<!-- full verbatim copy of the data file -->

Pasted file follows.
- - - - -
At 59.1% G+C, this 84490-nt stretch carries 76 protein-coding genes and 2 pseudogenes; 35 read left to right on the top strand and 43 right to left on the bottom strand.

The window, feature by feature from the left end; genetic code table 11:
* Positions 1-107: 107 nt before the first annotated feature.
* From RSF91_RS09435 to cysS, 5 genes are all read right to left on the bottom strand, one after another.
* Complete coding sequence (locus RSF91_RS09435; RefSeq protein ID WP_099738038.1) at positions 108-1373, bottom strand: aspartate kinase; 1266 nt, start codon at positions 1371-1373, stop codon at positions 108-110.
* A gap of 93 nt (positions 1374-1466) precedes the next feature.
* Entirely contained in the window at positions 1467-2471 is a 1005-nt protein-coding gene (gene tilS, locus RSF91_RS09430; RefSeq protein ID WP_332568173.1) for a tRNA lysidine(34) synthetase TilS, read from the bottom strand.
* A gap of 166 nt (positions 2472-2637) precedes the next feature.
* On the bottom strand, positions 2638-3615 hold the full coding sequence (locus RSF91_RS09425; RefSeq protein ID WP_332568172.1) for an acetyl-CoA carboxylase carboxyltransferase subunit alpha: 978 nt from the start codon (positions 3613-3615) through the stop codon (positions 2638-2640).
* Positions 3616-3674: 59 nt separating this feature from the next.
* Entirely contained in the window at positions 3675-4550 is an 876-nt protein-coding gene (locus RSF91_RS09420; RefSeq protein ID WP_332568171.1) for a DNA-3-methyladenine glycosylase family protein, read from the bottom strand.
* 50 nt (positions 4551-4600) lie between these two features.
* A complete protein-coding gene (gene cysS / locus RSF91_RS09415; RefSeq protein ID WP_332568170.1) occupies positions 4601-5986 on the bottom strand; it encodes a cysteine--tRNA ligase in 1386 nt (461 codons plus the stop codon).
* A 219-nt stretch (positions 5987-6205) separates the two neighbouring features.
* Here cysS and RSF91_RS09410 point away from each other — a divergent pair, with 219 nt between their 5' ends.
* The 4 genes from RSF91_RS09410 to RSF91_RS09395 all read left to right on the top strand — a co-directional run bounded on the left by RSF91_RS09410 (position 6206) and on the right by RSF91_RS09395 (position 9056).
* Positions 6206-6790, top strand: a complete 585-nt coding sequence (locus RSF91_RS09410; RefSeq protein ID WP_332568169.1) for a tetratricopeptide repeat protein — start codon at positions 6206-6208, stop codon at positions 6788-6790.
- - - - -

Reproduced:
At 59.1% G+C, this 84490-nt stretch carries 76 protein-coding genes and 2 pseudogenes; 35 read left to right on the top strand and 43 right to left on the bottom strand.

The window, feature by feature from the left end; genetic code table 11:
* Positions 1-107: 107 nt before the first annotated feature.
* From RSF91_RS09435 to cysS, 5 genes are all read right to left on the bottom strand, one after another.
* Complete coding sequence (locus RSF91_RS09435; RefSeq protein ID WP_099738038.1) at positions 108-1373, bottom strand: aspartate kinase; 1266 nt, start codon at positions 1371-1373, stop codon at positions 108-110.
* A gap of 93 nt (positions 1374-1466) precedes the next feature.
* Entirely contained in the window at positions 1467-2471 is a 1005-nt protein-coding gene (gene tilS, locus RSF91_RS09430; RefSeq protein ID WP_332568173.1) for a tRNA lysidine(34) synthetase TilS, read from the bottom strand.
* A gap of 166 nt (positions 2472-2637) precedes the next feature.
* On the bottom strand, positions 2638-3615 hold the full coding sequence (locus RSF91_RS09425; RefSeq protein ID WP_332568172.1) for an acetyl-CoA carboxylase carboxyltransferase subunit alpha: 978 nt from the start codon (positions 3613-3615) through the stop codon (positions 2638-2640).
* Positions 3616-3674: 59 nt separating this feature from the next.
* Entirely contained in the window at positions 3675-4550 is an 876-nt protein-coding gene (locus RSF91_RS09420; RefSeq protein ID WP_332568171.1) for a DNA-3-methyladenine glycosylase family protein, read from the bottom strand.
* 50 nt (positions 4551-4600) lie between these two features.
* A complete protein-coding gene (gene cysS / locus RSF91_RS09415; RefSeq protein ID WP_332568170.1) occupies positions 4601-5986 on the bottom strand; it encodes a cysteine--tRNA ligase in 1386 nt (461 codons plus the stop codon).
* A 219-nt stretch (positions 5987-6205) separates the two neighbouring features.
* Here cysS and RSF91_RS09410 point away from each other — a divergent pair, with 219 nt between their 5' ends.
* The 4 genes from RSF91_RS09410 to RSF91_RS09395 all read left to right on the top strand — a co-directional run bounded on the left by RSF91_RS09410 (position 6206) and on the right by RSF91_RS09395 (position 9056).
* Positions 6206-6790, top strand: a complete 585-nt coding sequence (locus RSF91_RS09410; RefSeq protein ID WP_332568169.1) for a tetratricopeptide repeat protein — start codon at positions 6206-6208, stop codon at positions 6788-6790.